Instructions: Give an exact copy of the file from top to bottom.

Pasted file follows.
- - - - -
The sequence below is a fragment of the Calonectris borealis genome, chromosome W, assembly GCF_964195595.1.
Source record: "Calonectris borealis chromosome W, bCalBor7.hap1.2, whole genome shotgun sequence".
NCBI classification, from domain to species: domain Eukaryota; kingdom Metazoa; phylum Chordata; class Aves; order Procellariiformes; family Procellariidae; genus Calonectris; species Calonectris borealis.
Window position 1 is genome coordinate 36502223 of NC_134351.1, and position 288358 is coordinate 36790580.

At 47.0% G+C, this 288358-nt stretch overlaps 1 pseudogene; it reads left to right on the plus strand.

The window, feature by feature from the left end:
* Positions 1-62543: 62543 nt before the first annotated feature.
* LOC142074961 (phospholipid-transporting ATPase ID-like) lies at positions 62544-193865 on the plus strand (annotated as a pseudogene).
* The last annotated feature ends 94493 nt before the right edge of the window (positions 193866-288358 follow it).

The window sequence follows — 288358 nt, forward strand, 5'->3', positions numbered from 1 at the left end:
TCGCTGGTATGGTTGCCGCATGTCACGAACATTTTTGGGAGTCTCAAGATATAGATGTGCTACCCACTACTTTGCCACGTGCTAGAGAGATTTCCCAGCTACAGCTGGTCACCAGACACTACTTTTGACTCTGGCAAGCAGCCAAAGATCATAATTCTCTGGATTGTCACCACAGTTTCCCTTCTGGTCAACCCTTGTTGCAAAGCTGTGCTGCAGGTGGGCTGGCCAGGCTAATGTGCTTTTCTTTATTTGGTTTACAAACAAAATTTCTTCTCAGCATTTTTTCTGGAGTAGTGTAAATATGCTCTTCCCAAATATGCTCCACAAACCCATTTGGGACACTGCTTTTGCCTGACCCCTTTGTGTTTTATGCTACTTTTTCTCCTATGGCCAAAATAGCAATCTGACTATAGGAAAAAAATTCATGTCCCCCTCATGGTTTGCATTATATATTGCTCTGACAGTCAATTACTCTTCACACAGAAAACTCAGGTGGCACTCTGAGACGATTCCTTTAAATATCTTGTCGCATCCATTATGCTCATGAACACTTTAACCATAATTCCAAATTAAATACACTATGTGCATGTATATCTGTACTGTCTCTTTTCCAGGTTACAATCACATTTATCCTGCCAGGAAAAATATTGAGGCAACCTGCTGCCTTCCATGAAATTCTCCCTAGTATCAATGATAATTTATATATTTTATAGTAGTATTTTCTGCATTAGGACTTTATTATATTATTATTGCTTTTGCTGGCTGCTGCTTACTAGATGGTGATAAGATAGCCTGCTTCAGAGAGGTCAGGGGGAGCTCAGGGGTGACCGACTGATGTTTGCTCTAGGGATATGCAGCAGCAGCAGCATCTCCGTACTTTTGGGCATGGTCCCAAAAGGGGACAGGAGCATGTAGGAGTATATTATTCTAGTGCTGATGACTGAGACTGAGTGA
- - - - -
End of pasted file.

The sequence below is a fragment of the Calonectris borealis genome, chromosome W, assembly GCF_964195595.1.
Source record: "Calonectris borealis chromosome W, bCalBor7.hap1.2, whole genome shotgun sequence".
NCBI classification, from domain to species: domain Eukaryota; kingdom Metazoa; phylum Chordata; class Aves; order Procellariiformes; family Procellariidae; genus Calonectris; species Calonectris borealis.
Window position 1 is genome coordinate 36502223 of NC_134351.1, and position 288358 is coordinate 36790580.

At 47.0% G+C, this 288358-nt stretch overlaps 1 pseudogene; it reads left to right on the plus strand.

The window, feature by feature from the left end:
* Positions 1-62543: 62543 nt before the first annotated feature.
* LOC142074961 (phospholipid-transporting ATPase ID-like) lies at positions 62544-193865 on the plus strand (annotated as a pseudogene).
* The last annotated feature ends 94493 nt before the right edge of the window (positions 193866-288358 follow it).

The window sequence follows — 288358 nt, forward strand, 5'->3', positions numbered from 1 at the left end:
TCGCTGGTATGGTTGCCGCATGTCACGAACATTTTTGGGAGTCTCAAGATATAGATGTGCTACCCACTACTTTGCCACGTGCTAGAGAGATTTCCCAGCTACAGCTGGTCACCAGACACTACTTTTGACTCTGGCAAGCAGCCAAAGATCATAATTCTCTGGATTGTCACCACAGTTTCCCTTCTGGTCAACCCTTGTTGCAAAGCTGTGCTGCAGGTGGGCTGGCCAGGCTAATGTGCTTTTCTTTATTTGGTTTACAAACAAAATTTCTTCTCAGCATTTTTTCTGGAGTAGTGTAAATATGCTCTTCCCAAATATGCTCCACAAACCCATTTGGGACACTGCTTTTGCCTGACCCCTTTGTGTTTTATGCTACTTTTTCTCCTATGGCCAAAATAGCAATCTGACTATAGGAAAAAAATTCATGTCCCCCTCATGGTTTGCATTATATATTGCTCTGACAGTCAATTACTCTTCACACAGAAAACTCAGGTGGCACTCTGAGACGATTCCTTTAAATATCTTGTCGCATCCATTATGCTCATGAACACTTTAACCATAATTCCAAATTAAATACACTATGTGCATGTATATCTGTACTGTCTCTTTTCCAGGTTACAATCACATTTATCCTGCCAGGAAAAATATTGAGGCAACCTGCTGCCTTCCATGAAATTCTCCCTAGTATCAATGATAATTTATATATTTTATAGTAGTATTTTCTGCATTAGGACTTTATTATATTATTATTGCTTTTGCTGGCTGCTGCTTACTAGATGGTGATAAGATAGCCTGCTTCAGAGAGGTCAGGGGGAGCTCAGGGGTGACCGACTGATGTTTGCTCTAGGGATATGCAGCAGCAGCAGCATCTCCGTACTTTTGGGCATGGTCCCAAAAGGGGACAGGAGCATGTAGGAGTATATTATTCTAGTGCTGATGACTGAGACTGAGTGA